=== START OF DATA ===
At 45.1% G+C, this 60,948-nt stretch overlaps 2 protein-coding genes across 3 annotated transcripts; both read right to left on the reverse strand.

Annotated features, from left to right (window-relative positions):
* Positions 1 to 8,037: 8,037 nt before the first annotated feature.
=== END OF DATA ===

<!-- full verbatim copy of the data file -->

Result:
At 45.1% G+C, this 60,948-nt stretch overlaps 2 protein-coding genes across 3 annotated transcripts; both read right to left on the reverse strand.

Annotated features, from left to right (window-relative positions):
* Positions 1 to 8,037: 8,037 nt before the first annotated feature.